This model serves for the full-scale sculpture located in Cincinnati’s Friendship Park. Based on the European hunting lodge and summer palace of the 18th-century castle park of Nymphenburg, Peter Pagodenburg and Amalienburg created a structure provided with a system of mirrors outside as well as inside. Four walls with an arched facade of polished steel are forming a crosswise layout. The polished material distortes the environment inside, outside, and appears to be completely dissolving the pavilion.

Tricericopter: the Hope for the Obsolescence of War by Patricia Renick, 1977 (installed 2010)

The sculpture combines a triceratops with a combat helicopter that was flown in Vietnam. “War is a dichotomy,” wrote the late artist Pat Renick. “It seduces our dream self through heroic fantasy while threatening our physical self with extinction.”

Skybird by Peter Reginato, 1989, Painted Steel with Insl-tron

This whimsical Miro-esque sculpture can be found in the entry of Zimmer Hall. Skybird was generously donated to the university by John and Ronnie Shore. 

Forest Devil by Kenneth Snelson, 1975, Aluminum and Stainless Steel

The Forest Devil is an example of exquisite engineering in a simple, structural sculpture. The highly tensioned aluminum tubes and stainless steel cables form a complex matrix of balanced forces that allows the sculpture to stand. 

Herman Schneider Statue by Anna Christoforidis, 2007

Herman Schneider, engineer, architect, and educator, was the main founder of cooperative education in the United States and president of the University of Cincinnati from 1929-1932. 

The sculpture is about 8-feet-tall and is mounted on a granite base overlooking the Herman Schneider Quadrangle. The quadrangle is located in front of Baldwin Hall, outside the former dean's office window. Anna Christoforidis, the sculptor, studied photographs of Schneider in order to get his appearance correct, but also took into consideration his vision and legacy.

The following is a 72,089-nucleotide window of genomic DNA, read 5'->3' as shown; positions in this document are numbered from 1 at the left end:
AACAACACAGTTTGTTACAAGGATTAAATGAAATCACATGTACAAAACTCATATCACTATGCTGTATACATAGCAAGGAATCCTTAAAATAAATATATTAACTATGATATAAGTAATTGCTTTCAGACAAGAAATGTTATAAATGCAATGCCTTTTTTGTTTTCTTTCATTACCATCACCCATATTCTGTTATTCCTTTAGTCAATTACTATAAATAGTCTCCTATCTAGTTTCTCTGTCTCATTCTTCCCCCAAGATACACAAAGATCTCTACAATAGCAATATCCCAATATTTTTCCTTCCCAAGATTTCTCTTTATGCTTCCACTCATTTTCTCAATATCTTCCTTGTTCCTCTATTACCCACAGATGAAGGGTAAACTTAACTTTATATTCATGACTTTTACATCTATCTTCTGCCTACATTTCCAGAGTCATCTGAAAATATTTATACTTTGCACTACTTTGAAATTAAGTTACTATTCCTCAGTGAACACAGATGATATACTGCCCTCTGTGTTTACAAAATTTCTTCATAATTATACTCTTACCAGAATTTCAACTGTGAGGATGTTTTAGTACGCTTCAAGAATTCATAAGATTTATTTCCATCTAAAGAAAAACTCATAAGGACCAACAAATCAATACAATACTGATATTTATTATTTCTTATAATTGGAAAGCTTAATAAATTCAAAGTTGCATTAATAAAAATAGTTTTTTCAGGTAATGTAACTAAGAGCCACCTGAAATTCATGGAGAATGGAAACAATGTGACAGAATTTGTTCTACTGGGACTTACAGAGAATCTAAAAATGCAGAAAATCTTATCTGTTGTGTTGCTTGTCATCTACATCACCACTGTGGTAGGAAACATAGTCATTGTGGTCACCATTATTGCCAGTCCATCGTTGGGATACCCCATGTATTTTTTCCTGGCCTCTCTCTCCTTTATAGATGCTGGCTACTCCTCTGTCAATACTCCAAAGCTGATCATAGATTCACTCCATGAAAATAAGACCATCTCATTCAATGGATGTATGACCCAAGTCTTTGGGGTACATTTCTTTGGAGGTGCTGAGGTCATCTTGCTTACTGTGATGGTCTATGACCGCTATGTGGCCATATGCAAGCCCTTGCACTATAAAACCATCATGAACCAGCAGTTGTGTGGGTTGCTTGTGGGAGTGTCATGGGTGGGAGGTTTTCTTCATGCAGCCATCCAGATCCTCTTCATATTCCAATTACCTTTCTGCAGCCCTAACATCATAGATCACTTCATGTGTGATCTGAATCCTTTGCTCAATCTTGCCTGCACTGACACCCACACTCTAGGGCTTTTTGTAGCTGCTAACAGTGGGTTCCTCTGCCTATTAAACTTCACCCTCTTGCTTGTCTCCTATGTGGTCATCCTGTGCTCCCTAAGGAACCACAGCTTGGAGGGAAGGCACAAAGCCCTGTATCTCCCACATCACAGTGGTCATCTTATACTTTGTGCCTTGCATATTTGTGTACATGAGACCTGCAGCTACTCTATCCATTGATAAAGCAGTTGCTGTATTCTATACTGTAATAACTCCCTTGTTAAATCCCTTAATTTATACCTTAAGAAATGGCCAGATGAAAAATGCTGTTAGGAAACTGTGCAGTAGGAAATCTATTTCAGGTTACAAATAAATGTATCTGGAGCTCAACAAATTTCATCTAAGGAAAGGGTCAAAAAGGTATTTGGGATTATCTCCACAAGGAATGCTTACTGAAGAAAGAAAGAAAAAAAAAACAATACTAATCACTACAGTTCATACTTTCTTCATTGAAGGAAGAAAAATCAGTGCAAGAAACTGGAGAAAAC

Ethan and Violet by Alan P. Marrero, 2005, Mixed Media 

Ethan symbolizes DAAP students' need to find their own small niche in the building, private or public and is a self-portrait of the artist. His location can be viewed from many points throughout the building, and catches the attention of passersby. Ethan is easily confused for a contemporary student. He sits in his spot, hard at work, as a representation of the technology of our social and academic culture. Violet, a portrait of his later wife and also DAAP grad Mary Fialko, was installed in 2016.

Life Boats: Boats About Life by Patricia Renick, 1979, Wood and Mixed Media 

This boat series was created in 1978, fashioned by Renick as a metaphor for human life cycles. Rich with allusions to voyage and exploration, the boats literally and figuratively act as vehicles to discuss the experiences of a life span, including parent/child relationships, freedom and restraint, innocence and the loss of innocence.

Moire Pentagon by Derrick Woodham, 2012

The moiré screen series began as a set of silkscreen prints produced while teaching a printmaking class at The University of Victoria during the Summer of 1976. Two screens were made on which a square set of parallel lines were stencilled onto the silk. The print images were built by rotating the paper 75.5º beneath the screen each time the ink was applied for a maximum of six colors. This resulted in a series of three dimensional, large scale, planar pieces. 

Fields V by Derrick Woodham, 2016

Fields V is the fifth installation of a set and can be seen hanging on the external wall of the west light well of the library in the Arnoff building in the College of DAAP. One axis of the parallelogram is aligned with the vertical arrangement of the defining panels of the retaining wall behind the sculpture.